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The Guts of Metal
on January 31, 2009
Budgie were a Welsh trio consisting of bassist/vocalist Burke Shelly, guitarist Tony Bourge, and drummer Ray Phillips. And the music they make is easily some of the best heavy metal/hard rock ever put to tape. Produced by Black Sabbath producer Roger Bain, the band's first album released in 1971 is one of their top works, the first in a line of highly inspired and truly rocking classic records that influenced everyone from Van Halen, Judas Priest to Iron Maiden, Soungarden, Metallica to all the slow/stoner metal of the 90s. Opening up with Guts, a molten heavy riff and steady pace might instantly reveal Sabbath influences and for that matter, most of Budgie's sound does that. It's without a doubt, Budgie are the missing 4th godfather of metal, alongside Sabbath, Zeppelin, and Deep Purple. Sabbath were the most stripped down of the three, but Budgie might actually be even more raw and "underground". In 1971 this sound was so abrasive and heavy, like some of their respected peers Sabbath this sound was so ahead of it's time, it's hard for future generations to grasp it. Of course now, the "retro" 70s sound is celebrated in heavy metal and when many current bands play this type of throwback rock it it's always given the critical nod. Musically, Bourge's thick and crunch guitars are all over the place and Burke Shelley's bass is tremendous, covering a lot of midsection grooves. This is really it here, the beginning of heavy metal, Guts is a savage track that just like Sabbath's debut was way ahead of it's time. Even though Breadfan is hailed as the band's best song because it implied the evolution of speed metal, Guts downtuned bass/guitar sound is one of the heaviest songs of all time and it might even be the band's best.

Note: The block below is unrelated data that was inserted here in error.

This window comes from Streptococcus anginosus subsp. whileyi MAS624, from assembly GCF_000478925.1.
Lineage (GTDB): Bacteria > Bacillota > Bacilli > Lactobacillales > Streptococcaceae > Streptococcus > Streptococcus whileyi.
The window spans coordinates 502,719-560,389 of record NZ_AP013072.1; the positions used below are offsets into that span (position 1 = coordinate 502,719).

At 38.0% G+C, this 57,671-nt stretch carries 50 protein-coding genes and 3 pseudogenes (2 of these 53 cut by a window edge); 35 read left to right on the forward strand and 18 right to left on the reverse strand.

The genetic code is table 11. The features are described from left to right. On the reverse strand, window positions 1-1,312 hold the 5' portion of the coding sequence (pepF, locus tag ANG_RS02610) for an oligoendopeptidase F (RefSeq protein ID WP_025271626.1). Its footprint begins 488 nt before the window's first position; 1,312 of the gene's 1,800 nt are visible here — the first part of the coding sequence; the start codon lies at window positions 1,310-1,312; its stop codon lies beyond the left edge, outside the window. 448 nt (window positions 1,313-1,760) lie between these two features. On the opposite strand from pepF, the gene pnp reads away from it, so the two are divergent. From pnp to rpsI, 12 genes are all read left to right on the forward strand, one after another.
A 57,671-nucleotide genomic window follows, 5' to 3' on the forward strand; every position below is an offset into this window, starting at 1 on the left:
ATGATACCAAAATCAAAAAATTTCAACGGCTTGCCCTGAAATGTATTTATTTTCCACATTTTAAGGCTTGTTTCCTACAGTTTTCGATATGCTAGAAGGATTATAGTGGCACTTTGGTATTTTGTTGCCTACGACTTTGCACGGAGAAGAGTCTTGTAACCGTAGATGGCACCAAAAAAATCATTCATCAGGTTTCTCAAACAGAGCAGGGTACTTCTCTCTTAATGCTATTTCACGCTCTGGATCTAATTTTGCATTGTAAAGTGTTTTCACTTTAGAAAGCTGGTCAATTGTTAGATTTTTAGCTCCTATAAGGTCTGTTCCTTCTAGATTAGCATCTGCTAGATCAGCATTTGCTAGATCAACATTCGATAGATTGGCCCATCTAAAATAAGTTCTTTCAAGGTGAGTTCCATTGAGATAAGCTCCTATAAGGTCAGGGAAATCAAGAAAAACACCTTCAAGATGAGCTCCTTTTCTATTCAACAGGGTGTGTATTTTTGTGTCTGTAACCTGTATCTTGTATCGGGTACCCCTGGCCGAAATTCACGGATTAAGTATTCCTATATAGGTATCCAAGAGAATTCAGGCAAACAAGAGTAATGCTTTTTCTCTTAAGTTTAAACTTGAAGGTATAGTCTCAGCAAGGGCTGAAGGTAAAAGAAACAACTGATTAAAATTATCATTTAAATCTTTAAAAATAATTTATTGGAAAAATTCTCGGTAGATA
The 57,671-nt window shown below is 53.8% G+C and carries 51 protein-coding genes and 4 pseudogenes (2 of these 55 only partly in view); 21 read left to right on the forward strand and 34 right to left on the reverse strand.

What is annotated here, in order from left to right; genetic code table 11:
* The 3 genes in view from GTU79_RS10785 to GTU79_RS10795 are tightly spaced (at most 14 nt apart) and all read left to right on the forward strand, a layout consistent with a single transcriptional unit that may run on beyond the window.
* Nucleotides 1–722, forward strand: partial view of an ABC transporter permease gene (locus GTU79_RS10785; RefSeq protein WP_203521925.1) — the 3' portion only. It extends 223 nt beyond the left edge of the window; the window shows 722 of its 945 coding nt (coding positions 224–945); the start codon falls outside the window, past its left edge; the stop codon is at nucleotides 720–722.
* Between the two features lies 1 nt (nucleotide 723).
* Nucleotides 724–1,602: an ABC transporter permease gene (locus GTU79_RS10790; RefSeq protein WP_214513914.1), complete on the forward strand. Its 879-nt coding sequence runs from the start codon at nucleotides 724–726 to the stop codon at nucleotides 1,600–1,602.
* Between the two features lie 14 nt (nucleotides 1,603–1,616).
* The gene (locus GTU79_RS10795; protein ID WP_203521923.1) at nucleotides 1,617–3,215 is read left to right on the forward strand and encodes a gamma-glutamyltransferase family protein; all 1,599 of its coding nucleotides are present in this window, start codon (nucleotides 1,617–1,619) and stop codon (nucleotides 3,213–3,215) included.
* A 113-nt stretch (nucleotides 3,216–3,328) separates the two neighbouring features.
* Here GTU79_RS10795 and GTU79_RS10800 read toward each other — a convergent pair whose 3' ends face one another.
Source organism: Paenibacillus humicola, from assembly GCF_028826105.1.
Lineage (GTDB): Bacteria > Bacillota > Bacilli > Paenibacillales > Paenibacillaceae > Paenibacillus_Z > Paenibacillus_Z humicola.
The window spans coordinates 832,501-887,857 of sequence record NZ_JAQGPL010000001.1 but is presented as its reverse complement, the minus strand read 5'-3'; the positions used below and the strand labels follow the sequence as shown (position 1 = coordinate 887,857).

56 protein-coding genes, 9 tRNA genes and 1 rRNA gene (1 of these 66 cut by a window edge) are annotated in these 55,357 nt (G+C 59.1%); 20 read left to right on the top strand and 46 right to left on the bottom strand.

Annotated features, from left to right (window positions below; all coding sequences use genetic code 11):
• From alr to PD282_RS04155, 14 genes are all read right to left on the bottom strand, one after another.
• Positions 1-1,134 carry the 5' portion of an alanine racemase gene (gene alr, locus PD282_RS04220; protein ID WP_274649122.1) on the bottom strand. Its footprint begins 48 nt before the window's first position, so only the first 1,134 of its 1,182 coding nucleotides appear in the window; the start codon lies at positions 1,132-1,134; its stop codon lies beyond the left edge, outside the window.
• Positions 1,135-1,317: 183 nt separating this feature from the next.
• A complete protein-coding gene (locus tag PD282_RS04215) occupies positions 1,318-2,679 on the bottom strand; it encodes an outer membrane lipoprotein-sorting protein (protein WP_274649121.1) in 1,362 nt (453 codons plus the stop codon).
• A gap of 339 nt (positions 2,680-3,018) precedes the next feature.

One of the bands trademarks was incorporating brief acoustic folk pieces in their albums, usually 2 per record. They are a little under developed on this debut, here they serve their purpose to balance the pace out where as on the 2nd album and following they became just as memorable as the rockers. Everything In My Heart is only about a minute long and it's an adequate way for the band to ease you in with the slow building proggy opening of The Author, before blasting it into a full blown epic rocker. Nude Disintegrating Parachutist Woman is another classic. 8 and a half minutes of multiple rocking sections which might remind you of How Many More Times from Zep, and definitely inspired thrash of the 80s with all its changes. Rape Of The Locks packs a nice punch along with All Night Petrol. These songs cook and have a nice dirty unpolished sound, in other words, this is how heavy metal is supposed to sound. The band returns to the 2nd acoustic breath catcher this time the more melodic You And I before jetting into Homicidal Suicidal, the closing rocker and another key Budgie cut that wraps things up with a monstrous ending that was later covered by Soundgarden.
This album marked the beginning of a great career of groundbreaking ear shattering rock music and the band would further refine the formula over the course of the next 8 years in a string of all must hear early metal diamonds. The debut is a little dated in comparison to their other albums but if you're looking for a good rare band you haven't heard yet, Budgie are one of the best. They easily deserved the fame and fortune Sabbath and Zeppelin have received. Their music is right on par with such. Whether youre after some great rock music, or heavy metal, or interested in hard rock's formative years, Budgie's early 70's albums offer an excellent lesson on how its done. They are purely essential.